Winter of our disco tents
Get your dance groove on as the city prepares to host a flurry of festivals to see out the year, writes Rachel Mok
Not long ago, music lovers could be heard complaining about the lack of festivals in Hong Kong. How times have changed. In the last few months of 2013 alone sizeable music events are being held almost every weekend at the West Kowloon Waterfront Promenade.
Before the Clockenflap festival (November 29-December 1), Blohk Party (December 7) and the Freespace Festival (December 15-16), the waterfront area will play host to the Lion Rock Music Festival on November 2.
According to Vinci Chan Wing-sze, managing director of the event's organiser 168 Productions, the Lion Rock Music Festival features the "strongest line-up, with multiple food and drinks vendors on site, which guarantees a full day of excitement for festivalgoers".
Where Lion Rock Music Festival really stands out is in its proud line-up of Hong Kong acts, mixing mainstream and independent artists.
"We hope to create a music festival that belongs to the Hong Kong people and shows support for local music. We would also like to take this opportunity to introduce more new and independent bands to the audience," Chan says.
The festival is going about this introduction in a fairly hectic manner, presenting 16 acts in seven hours. Larger acts, such as LMF and RubberBand, will play 30-minute sets, while independent bands, including Chochukmo, ni.ne.mo and KillerSoap, will each play three or four songs earlier in the day, according to the organiser.
For local music veterans, LMF and seven-piece rock band Tai Chi are the big names to watch. Founded in 1993, LMF were the first hip hop act to emerge from the SAR. The collective has not been active in recent years, and its frontman rapper MC Yan once said the group "refuses to be part of Hong Kong's commercial arts and entertainment system".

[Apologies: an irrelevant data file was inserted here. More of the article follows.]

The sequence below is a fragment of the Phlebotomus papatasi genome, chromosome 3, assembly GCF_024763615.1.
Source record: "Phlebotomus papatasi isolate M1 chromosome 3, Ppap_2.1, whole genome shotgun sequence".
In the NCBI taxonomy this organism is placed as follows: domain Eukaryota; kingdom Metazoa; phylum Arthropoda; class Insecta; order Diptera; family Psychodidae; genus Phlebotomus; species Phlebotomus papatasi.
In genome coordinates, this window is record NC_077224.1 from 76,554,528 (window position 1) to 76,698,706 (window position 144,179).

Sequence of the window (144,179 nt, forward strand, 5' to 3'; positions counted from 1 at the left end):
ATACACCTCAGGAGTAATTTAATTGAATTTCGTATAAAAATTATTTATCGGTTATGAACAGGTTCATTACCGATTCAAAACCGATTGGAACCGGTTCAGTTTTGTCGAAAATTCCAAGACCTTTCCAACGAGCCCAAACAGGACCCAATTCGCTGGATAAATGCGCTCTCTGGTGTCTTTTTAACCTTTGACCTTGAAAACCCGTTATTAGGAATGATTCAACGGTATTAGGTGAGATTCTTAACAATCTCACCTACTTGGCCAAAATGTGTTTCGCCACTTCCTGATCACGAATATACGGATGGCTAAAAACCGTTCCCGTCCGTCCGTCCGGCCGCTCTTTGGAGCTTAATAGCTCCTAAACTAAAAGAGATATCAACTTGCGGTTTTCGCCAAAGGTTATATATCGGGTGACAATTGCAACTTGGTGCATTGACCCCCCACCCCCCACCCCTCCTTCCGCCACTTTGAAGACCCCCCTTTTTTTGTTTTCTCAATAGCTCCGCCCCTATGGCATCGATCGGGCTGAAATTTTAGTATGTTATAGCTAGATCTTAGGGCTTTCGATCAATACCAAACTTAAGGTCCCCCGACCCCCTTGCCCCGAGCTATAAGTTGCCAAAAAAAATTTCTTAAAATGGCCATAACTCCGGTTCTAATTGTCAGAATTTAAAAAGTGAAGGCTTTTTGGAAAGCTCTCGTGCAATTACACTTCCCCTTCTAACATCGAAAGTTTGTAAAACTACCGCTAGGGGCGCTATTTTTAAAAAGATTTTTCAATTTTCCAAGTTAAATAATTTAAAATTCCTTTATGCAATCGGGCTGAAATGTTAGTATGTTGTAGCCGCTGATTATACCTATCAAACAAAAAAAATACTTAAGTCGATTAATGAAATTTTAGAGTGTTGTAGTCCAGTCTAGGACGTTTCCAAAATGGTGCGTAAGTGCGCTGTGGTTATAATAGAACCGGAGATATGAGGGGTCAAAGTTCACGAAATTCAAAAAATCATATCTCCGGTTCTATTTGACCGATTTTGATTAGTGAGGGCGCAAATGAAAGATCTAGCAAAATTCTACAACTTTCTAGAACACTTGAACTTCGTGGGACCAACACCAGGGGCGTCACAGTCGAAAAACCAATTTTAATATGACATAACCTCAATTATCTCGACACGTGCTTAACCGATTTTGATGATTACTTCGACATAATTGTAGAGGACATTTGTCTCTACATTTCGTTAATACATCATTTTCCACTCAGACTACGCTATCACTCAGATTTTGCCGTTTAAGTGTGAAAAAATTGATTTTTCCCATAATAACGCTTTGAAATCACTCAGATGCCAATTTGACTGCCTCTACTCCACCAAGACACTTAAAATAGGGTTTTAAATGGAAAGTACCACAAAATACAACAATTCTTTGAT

But this winter the outfit plays the Lion Rock Music Festival and Blohk Party, with other local hip hop acts including Edison Chen Koon-hei and new rapper Chef.
After they formed in 1985, Tai Chi became one of the most influential rock bands from Hong Kong, until a hiatus in the mid 1990s. However, guitarist Joey Tang Kin-ming has been an active session musician for major Canto-pop acts, and also a music director at local label Gold Typhoon.
While Tai Chi and LMF have not released any new material recently, their shows will be a stroll down memory lane.
Some new names to keep an eye on include Yellow!, a pop-rock quartet featuring ex-members of Wildchild. Without Wildchild's frontman and renowned radio host Jim Yan Chi-hong, Yellow! produce a more mature rock sound catering to the twentysomething market. The lyrics of their most recent hit, The Senior Says It's Okay, were written by street-smart rapper MastaMic and focus on the frustrations of office life.
Another notable performer is Ellen Joyce Loo. The 27-year-old singer-songwriter, has never forgotten her love of rock 'n' roll and background as one half of the Canto-pop duo at17.
Loo covered Patti Smith's People Have The Power during a concert this summer, she played the Silvermine Bay Music Festival in Mui Wo a few weeks back, and is now scheduled to play the Lion Rock Music Festival, as well as Clockenflap.
Loo appeared on the bill at Silvermine Bay with Chochukmo, who recently released their sophomore album, A Tragedy Your Majesty. Post-production problems saw the launch date put back more than six months, but it has been worth the wait.
Produced by Jason Choi Tak-choi with visuals by photographer Wing Shya and artist Simon Birch, the 12-track album topped the local iTunes album chart within days of its launch.
Also not to be missed is local hipsters' favourite ni.ne.mo an electro-pop trio who describe themselves as "your girlfriend's favourite band".
The trio will release their debut album Afterparty at Hidden Agenda on November 15, featuring the new single, Instagram Queen, and will also appear at Clockenflap.
With short timeslots for independent bands, up-and-coming outfits will have to try extra hard to impress Lion Rock audiences who may only be interested in the larger, more-established acts, such as the multi-talented Jun Kung and Canto-pop heartthrob, Pakho Chau. The festival is mainly dominated by rock music, so Chau's recent switch to K-Pop could make him the black sheep of the event.
Although 2013 has witnessed an upsurge in music festivals, Chan stresses every event has its own edge and aesthetic, and they should not be seen as competing against each other.
"We only realised there were so many music festivals this year after we decided to put on the Lion Rock Music Festival," she says, adding that the plan was to make it an annual event.
"I think each event carries its own theme, and it's good to give different bands and musicians more platforms to showcase themselves."
Lion Rock Music Festival, November 2, 3pm, West Kowloon Waterfront Promenade, HK$300-HK$600, HK Ticketing. Inquiries: 2323 2811